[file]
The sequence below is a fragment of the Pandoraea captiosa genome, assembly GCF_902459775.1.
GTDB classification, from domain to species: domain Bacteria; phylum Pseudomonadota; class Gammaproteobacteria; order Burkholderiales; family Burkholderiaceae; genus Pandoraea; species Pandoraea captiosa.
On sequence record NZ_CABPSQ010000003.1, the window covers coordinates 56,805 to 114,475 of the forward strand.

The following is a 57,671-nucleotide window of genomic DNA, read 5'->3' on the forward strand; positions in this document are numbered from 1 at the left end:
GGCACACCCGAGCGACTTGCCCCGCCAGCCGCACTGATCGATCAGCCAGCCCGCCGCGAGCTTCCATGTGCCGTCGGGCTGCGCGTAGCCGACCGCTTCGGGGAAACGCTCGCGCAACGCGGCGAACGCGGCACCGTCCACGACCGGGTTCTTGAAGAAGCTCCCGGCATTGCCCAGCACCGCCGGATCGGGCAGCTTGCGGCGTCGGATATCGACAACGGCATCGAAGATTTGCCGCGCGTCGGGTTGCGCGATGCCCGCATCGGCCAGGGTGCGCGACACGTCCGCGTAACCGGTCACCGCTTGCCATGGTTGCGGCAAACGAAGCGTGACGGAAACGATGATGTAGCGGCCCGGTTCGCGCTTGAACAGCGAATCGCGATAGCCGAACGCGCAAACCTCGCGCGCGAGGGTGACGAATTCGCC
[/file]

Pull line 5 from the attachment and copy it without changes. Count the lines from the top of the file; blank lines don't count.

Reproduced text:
GGCACACCCGAGCGACTTGCCCCGCCAGCCGCACTGATCGATCAGCCAGCCCGCCGCGAGCTTCCATGTGCCGTCGGGCTGCGCGTAGCCGACCGCTTCGGGGAAACGCTCGCGCAACGCGGCGAACGCGGCACCGTCCACGACCGGGTTCTTGAAGAAGCTCCCGGCATTGCCCAGCACCGCCGGATCGGGCAGCTTGCGGCGTCGGATATCGACAACGGCATCGAAGATTTGCCGCGCGTCGGGTTGCGCGATGCCCGCATCGGCCAGGGTGCGCGACACGTCCGCGTAACCGGTCACCGCTTGCCATGGTTGCGGCAAACGAAGCGTGACGGAAACGATGATGTAGCGGCCCGGTTCGCGCTTGAACAGCGAATCGCGATAGCCGAACGCGCAAACCTCGCGCGCGAGGGTGACGAATTCGCC